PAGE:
(Jonathan Ernst/REUTERS)

David Charron, president and CEO of Rockville-based multiple-listing service MRIS, writes an occasional column about the Washington-area real estate market.

It’s a stubborn truth about the real estate market that nobody has a crystal ball.

If only we could see exactly what was coming down the road, and adjust accordingly, our jobs would be much easier. Similarly, everything looks remarkably clear when viewed through the rear-view mirror.

Broadly speaking, this spring was a tough one for D.C.-area homebuyers, with not a lot of homes to choose from and lots of competition to buy.

It seems in retrospect that the combination of enormous pent-up demand and record low interest rates led to homes receiving multiple offers and being snapped up quickly. In the next year, the situation should normalize and come more into balance, with things easing up for buyers while being slightly less favorable to sellers. And while it’s never as simple as saying we anticipate a “good” or “bad” market in any given season, demand is still very high, which should make for a pretty brisk fall sales season.

Here are some of the developing trends we at MRIS are tracking this fall, and how we think they will impact the market:

• Demand will diminish. It’s no secret that the fourth quarter of the year is, comparatively speaking, a slower time of year for home sales —  typically a good 15 percent lower than the third quarter. While there is often a small end-of-summer, back-from-vacation uptick in new contracts in the fall, November and December traditionally show very modest contract activity.

You can’t compare the “apples” of modest November sales to the “oranges” of brisk May sales. That said, if you are a serious buyer, opportunities will present themselves.

Interest rates will rise. The fall/winter 2013 housing market in our area could definitely be impacted by interest rates, which are almost certain to continue to creep up.

But even if they rise another full point, which could happen by the end of next year, they are still going to be at historic lows. Rising interest rates will require committed buyers to reset their expectations. If buyers are stretching every penny they have to get a house, they’re going to have to dial back their notion of how much home they can afford.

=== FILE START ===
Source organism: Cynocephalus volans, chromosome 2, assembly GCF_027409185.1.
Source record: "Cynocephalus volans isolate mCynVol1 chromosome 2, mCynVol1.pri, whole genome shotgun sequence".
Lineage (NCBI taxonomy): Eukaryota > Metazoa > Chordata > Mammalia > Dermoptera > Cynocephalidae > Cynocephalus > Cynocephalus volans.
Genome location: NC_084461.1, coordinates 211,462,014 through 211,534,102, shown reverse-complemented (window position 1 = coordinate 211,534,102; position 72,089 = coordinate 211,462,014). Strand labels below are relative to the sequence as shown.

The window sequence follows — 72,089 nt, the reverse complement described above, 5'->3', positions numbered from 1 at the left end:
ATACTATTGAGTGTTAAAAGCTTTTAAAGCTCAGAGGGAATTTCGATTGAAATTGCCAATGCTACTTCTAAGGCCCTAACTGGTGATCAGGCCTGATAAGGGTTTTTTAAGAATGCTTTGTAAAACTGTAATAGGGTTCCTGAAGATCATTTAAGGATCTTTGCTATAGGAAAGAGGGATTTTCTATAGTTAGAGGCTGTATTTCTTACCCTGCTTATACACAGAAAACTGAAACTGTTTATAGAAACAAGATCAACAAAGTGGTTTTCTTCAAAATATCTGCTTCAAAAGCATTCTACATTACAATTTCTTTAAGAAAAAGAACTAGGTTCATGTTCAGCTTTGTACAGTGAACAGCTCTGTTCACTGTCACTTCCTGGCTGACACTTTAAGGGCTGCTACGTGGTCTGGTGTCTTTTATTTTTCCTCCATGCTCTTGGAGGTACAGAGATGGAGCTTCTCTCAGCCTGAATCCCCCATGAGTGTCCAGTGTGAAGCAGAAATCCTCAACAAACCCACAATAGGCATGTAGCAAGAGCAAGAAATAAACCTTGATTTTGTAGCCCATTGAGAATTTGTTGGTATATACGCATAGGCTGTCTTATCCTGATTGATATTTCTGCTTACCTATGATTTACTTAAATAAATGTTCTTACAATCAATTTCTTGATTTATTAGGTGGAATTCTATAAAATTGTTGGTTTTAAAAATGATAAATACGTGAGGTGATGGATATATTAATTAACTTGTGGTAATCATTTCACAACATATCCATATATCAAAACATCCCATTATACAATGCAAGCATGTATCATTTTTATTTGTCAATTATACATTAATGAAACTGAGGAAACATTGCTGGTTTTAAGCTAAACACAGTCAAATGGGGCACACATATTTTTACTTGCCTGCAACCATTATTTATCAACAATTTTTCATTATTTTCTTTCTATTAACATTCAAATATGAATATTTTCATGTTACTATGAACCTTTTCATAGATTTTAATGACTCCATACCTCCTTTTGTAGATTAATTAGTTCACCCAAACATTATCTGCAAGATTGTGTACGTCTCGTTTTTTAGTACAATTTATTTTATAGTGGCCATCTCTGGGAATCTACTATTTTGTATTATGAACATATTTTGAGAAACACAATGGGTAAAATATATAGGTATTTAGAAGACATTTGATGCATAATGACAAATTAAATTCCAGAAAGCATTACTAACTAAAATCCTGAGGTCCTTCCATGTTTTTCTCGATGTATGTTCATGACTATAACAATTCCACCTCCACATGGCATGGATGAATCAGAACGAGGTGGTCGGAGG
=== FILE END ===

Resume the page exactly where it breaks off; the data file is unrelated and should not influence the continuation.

If buyers have a little more flexibility, they’re going to have to be willing to pay a little more each month to land the home they want. This small increase in monthly payment, however, may knock a small segment of the buying population out of the market completely.

• Inventory, though improving, will remain tight. Over the past five years, the D.C. metro area has had an average of 12,000 homes for sale at any given time.

Inventory levels have declined in this area for years, but are finally creeping back up. After dropping by an average of 8.6 percent per month between April 2011 and March 2013, new listing activity showed double-digit percent increases from April through August of this year, which may represent a turning point.

Since fewer homeowners are underwater, they now are able to extract equity when selling, making sales more attractive. Thus, I believe, inventory will continue to stabilize in the coming months. The active listings registered at the end of August were 10 percent lower than August 2012, but represented a much lower year-over-year gap than at the beginning of this year in March, when active supply was a good 40 percent lower than it had been in the same period of 2012.

• Days on the market will rise. There are currently more buyers than sellers in the market, which means that homes tend to sell quickly. We are seeing DOM numbers — indicating the number of days homes stay on the market before being sold — comparable to where they were back in 2005.

Townhouse sales have had the greatest activity, with a median of only nine days on the market, while condos typically sell in 13 days and detached homes in 16. But supply and demand is a simple concept: As more sellers enter the market and the number of available properties goes up, DOM will inevitably rise as a result in the next few months.

The real estate market dynamics are always changing, and no matter where you are in the buying/selling cycle it is important to understand your housing and financial position to make the best decision in any housing market.

Today, we are in unchartered territory with the recent government shutdown. The results from the fourth quarter will be telling in terms of the repercussions of the government budget issues.